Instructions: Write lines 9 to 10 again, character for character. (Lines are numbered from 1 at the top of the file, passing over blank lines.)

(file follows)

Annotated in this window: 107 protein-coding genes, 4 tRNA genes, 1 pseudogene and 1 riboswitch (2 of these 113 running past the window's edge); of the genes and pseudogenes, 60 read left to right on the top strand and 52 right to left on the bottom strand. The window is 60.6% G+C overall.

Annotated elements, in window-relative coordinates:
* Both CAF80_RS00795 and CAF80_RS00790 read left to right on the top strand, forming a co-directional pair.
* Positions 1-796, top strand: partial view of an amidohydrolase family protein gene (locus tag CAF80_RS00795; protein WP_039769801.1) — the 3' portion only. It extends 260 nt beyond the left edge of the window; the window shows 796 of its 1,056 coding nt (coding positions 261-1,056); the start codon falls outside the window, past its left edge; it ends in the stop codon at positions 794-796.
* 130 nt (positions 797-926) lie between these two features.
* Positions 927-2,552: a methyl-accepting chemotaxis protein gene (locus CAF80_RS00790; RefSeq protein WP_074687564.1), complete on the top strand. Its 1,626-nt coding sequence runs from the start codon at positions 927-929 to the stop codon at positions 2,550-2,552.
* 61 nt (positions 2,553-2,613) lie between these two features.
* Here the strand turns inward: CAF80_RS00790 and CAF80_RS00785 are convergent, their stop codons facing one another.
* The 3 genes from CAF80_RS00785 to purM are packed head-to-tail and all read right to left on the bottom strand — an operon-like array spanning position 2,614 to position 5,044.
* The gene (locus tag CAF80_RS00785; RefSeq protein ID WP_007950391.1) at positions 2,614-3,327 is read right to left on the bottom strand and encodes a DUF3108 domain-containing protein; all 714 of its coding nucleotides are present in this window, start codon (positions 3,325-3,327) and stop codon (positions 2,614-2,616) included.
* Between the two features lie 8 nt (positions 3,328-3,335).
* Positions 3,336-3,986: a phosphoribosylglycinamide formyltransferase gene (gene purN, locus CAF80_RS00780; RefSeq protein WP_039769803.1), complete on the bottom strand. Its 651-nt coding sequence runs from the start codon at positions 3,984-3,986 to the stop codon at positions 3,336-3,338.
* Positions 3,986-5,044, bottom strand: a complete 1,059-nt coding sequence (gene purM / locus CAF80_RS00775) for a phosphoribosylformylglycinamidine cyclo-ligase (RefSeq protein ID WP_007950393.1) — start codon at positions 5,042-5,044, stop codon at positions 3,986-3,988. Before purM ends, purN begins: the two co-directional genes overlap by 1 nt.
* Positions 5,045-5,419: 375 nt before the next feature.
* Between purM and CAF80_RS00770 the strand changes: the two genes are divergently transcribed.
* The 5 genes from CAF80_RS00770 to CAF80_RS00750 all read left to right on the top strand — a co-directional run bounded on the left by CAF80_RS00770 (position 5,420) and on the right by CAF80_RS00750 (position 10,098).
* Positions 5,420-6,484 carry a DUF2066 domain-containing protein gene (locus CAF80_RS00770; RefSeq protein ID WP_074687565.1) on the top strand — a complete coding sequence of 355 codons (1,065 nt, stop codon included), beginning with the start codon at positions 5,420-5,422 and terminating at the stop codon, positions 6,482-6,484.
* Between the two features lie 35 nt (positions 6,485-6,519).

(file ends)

* The 3 genes from CAF80_RS00785 to purM are packed head-to-tail and all read right to left on the bottom strand — an operon-like array spanning position 2,614 to position 5,044.
* The gene (locus tag CAF80_RS00785; RefSeq protein ID WP_007950391.1) at positions 2,614-3,327 is read right to left on the bottom strand and encodes a DUF3108 domain-containing protein; all 714 of its coding nucleotides are present in this window, start codon (positions 3,325-3,327) and stop codon (positions 2,614-2,616) included.